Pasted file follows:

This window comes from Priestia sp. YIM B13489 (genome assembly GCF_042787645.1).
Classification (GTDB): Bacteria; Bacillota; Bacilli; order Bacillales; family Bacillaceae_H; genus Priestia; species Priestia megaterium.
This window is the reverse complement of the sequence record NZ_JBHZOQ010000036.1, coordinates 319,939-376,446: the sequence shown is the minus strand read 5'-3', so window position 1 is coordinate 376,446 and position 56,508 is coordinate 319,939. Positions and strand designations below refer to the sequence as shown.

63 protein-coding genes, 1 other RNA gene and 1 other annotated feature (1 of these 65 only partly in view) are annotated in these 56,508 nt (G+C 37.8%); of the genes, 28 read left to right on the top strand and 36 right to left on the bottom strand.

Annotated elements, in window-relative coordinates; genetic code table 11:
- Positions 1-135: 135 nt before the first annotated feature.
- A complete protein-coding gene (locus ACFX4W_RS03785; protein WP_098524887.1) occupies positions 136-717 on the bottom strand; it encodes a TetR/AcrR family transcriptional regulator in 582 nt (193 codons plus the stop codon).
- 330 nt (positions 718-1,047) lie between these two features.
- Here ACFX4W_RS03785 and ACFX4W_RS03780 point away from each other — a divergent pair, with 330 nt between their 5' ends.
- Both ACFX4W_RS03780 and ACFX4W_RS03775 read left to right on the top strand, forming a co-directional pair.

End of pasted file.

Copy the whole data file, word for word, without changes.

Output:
This window comes from Priestia sp. YIM B13489 (genome assembly GCF_042787645.1).
Classification (GTDB): Bacteria; Bacillota; Bacilli; order Bacillales; family Bacillaceae_H; genus Priestia; species Priestia megaterium.
This window is the reverse complement of the sequence record NZ_JBHZOQ010000036.1, coordinates 319,939-376,446: the sequence shown is the minus strand read 5'-3', so window position 1 is coordinate 376,446 and position 56,508 is coordinate 319,939. Positions and strand designations below refer to the sequence as shown.

63 protein-coding genes, 1 other RNA gene and 1 other annotated feature (1 of these 65 only partly in view) are annotated in these 56,508 nt (G+C 37.8%); of the genes, 28 read left to right on the top strand and 36 right to left on the bottom strand.

Annotated elements, in window-relative coordinates; genetic code table 11:
- Positions 1-135: 135 nt before the first annotated feature.
- A complete protein-coding gene (locus ACFX4W_RS03785; protein WP_098524887.1) occupies positions 136-717 on the bottom strand; it encodes a TetR/AcrR family transcriptional regulator in 582 nt (193 codons plus the stop codon).
- 330 nt (positions 718-1,047) lie between these two features.
- Here ACFX4W_RS03785 and ACFX4W_RS03780 point away from each other — a divergent pair, with 330 nt between their 5' ends.
- Both ACFX4W_RS03780 and ACFX4W_RS03775 read left to right on the top strand, forming a co-directional pair.